6. EL MALPAIS NATIONAL MONUMENTLocated near Grants, El Malpais consists of a jagged landscape poured out of the earth over a million years. Molten lava created an eerie world of lava tubes, cinder cones, pressure ridges, and even an ice cave. El Malpais offers everything from easy drives, scenic overlooks, and short walks, to strenuous trails and rugged caving. Learn more at www.nps.gov/elma.
7. BANDERA VOLCANO AND ICE CAVEFor a real experience in contrast, visit Bandera Volcano and Ice Cave. Situated on the Continental Divide, visitors experience twisted, old-growth juniper, fir and ponderosa pine trees. The Ice Cave. The Ice Cave has a temperature that never rises above 31 degrees F. Another trail winds around Bandera Volcano and offers one of the best examples of a volcanic eruption in the country. Learn more at www.icecaves.com.
8. EL MORRO NATIONAL MONUMENTLocated west of Grants, El Morro ("the headland") appears suddenly on the horizon, like a grounded ship. A waterhole hidden at the base of the sandstone bluff made it a popular campsite among ancestral Puebloans, Spanish, and American travelers, who carved over 2,000 names, dates, messages, and petroglyphs over hundreds of years. Learn more at www.nps.gov/elmo.
9. ZUNIThe six original Zuni pueblos were the legendary "Cities of Gold" sought be Vasquez de Coronado. The present Pueblo was settled in 1699 and is the largest of the nineteen New Mexican Pueblos, with more than 700 square miles and a population of over 10,000. Zuni is considered the most traditional of all the New Mexico Pueblos, with a unique language, culture, and history that resulted in part from extreme geographic isolation. About 80% of Zuni families are involved in making art, including inlay silver jewelry, stone fetishes, and pottery. The murals in the Our Lady of Guadalupe Mission (guided tours available) offer insights on Zuni's religious observances and culture. Learn more at www.ashiwi.org.
10. GALLUPGallup is famed for its connection to Native American culture, the old West, and its role in transporting people westward, whether by railroad or Route 66. Trading companies and pawn shops line Gallup's main streets, offering a wealth of Indian art and crafts. The annual Inter-Tribal Ceremonial celebration in mid-August is among the premier Native American events, with parades, dances, marketplace, contest powwow, rodeo, and Native foods. Architecturally, the post office and McKinley County Courthouse are both showplaces from the WPA era, and the delightful El Rancho Hotel housed many a movie star during the heyday of western films, in particular. Photos of western actors line the hotel's public areas. Learn more at www.ci.gallup.nm.us.
11. TWO GREY HILLS TRADING POST (TOHATCHI)Two Grey Hills Trading Post is one of the few remaining historic posts on the Navajo Indian Reservation. Still constructed of original stone and adobe, it remains today as the primary source of authentic regional rugs known as "Two Grey Hills" style. Made of hand-spun yarn from the fleece of naturally colored local churro sheep in shades of gray, brown, black and white, they are known around the world as the finest in Navajo weaving. Learn more at www.twogreyhills.com.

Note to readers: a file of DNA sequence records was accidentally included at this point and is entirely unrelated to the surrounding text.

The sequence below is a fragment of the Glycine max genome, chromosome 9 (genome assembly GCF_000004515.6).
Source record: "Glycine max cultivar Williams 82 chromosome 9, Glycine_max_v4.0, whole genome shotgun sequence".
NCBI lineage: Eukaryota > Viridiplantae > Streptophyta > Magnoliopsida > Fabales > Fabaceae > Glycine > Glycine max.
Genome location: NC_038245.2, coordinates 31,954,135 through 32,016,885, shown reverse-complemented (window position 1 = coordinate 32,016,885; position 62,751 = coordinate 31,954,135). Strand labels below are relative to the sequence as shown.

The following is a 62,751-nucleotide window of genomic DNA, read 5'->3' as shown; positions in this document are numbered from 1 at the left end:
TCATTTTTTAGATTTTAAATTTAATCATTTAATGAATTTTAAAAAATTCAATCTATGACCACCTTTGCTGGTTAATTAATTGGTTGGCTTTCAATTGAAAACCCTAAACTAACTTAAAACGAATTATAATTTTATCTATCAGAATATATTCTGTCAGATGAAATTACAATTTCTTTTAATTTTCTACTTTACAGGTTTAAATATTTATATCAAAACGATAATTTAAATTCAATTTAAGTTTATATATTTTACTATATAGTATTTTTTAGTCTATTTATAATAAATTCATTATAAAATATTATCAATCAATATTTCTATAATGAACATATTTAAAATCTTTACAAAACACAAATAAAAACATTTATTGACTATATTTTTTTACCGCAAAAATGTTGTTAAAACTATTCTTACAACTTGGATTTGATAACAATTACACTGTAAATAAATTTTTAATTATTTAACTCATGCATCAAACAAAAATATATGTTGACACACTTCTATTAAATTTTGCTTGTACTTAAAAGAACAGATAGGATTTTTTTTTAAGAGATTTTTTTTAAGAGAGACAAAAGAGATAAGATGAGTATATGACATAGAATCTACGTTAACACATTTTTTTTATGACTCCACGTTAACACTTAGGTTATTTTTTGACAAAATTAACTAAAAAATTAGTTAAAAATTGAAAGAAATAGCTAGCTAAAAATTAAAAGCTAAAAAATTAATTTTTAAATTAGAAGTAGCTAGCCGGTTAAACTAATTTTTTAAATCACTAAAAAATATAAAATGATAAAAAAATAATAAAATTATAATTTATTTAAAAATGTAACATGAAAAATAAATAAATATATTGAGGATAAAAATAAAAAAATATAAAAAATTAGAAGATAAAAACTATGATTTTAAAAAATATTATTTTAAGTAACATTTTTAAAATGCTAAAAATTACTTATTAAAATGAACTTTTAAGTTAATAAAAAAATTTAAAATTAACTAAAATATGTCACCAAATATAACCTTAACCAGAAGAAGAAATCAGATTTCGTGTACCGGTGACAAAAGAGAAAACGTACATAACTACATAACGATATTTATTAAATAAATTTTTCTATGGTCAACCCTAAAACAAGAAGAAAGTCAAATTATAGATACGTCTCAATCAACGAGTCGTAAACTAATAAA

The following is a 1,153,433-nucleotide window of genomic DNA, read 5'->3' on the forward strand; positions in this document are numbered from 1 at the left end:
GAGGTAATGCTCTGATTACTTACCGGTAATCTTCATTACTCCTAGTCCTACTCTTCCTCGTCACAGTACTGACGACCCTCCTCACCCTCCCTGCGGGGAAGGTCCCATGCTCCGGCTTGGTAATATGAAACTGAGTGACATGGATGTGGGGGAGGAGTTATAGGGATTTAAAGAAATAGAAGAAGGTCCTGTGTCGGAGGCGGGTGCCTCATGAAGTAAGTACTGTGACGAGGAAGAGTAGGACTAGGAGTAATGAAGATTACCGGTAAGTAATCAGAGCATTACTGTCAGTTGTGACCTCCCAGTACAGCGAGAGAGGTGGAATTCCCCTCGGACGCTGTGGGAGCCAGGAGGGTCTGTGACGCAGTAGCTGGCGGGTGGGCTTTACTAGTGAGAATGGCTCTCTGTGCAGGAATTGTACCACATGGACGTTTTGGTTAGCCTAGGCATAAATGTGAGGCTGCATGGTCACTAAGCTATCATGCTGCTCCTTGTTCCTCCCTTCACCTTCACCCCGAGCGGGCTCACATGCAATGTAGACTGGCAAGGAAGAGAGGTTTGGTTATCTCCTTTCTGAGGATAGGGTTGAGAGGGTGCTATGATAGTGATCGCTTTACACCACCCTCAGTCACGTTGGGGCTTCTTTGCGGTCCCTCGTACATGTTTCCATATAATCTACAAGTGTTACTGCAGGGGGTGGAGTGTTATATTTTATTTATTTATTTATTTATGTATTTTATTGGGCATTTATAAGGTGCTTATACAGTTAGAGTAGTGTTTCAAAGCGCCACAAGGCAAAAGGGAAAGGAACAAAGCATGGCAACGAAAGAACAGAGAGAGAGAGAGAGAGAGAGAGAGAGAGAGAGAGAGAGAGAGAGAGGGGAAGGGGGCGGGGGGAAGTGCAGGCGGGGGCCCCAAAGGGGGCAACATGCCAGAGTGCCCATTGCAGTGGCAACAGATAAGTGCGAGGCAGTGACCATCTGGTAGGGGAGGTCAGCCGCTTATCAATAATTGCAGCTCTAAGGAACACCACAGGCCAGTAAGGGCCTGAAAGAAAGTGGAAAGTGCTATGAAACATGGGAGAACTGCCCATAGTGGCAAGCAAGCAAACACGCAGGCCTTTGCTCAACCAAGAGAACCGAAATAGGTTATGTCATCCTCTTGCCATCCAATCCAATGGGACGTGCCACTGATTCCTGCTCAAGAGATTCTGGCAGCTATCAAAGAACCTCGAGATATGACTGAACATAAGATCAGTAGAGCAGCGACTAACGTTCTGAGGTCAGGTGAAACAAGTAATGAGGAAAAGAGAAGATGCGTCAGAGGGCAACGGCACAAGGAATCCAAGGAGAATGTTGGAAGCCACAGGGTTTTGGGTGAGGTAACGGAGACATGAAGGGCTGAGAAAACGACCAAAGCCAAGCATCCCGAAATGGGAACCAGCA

12. TOADLENA TRADING POST (NEWCOMB)Located 34 miles further north of Tohatchi and in the community of Newcomb is another traditional trading post known as Toadlena Trading Post. Toadlena is run like an old-time trading post, supplying cash, services, and goods for about 1,500 Navajos living in and around Newcomb and exchanging such services and goods for rugs. Learn more at www.toadlenatradingpost.com.
13. SHIPROCKThe most prominent landmark in northwest New Mexico, Shiprock rises 1,800 feet above the desert plain on the Navajo Nation. A remnant of volcanic activity millions of years ago, Shiprock plays a significant role in Navajo religion, mythology, and tradition. It too is a point of interest for photographers, and has been featured in several film productions and novels. Near the rock formation is the community of Shiprock, named for the landmark. It is home to the Northern Navajo Fair, the oldest and most traditional of the Nation's fairs, held every October. Learn more at www.discovernavajo.com.
14. FARMINGTONFarmington is surrounded by world-class cultural treasures, magnificent landscapes, and thrilling river sports. Stop in one of the several local museums highlighting everything from fish and game to developments in electrical history to children's activities. The namesake Farmington Museum and Visitors' Center at Gateway Park offers exhibits about the city's history, oil and gas industry, and a trading post reproduction, along with rotating art exhibitions. Learn more at www.farmingtonnm.org.
15. BISTI / DE-NA-ZIN WILDERNESSA federal wilderness area, the Bisti / De-Na-Zin Wilderness is a remote desolate area of eroded badlands which offers some of the most unusual scenery found in the Four Corners region. Time and natural elements have etched a fantasy world of strange rock formations. It is an environment that offers the visitor a remote and solitude wilderness experience.
Learn more at www.blm.gov/nm/st/en/prog/wilderness/bisti.html.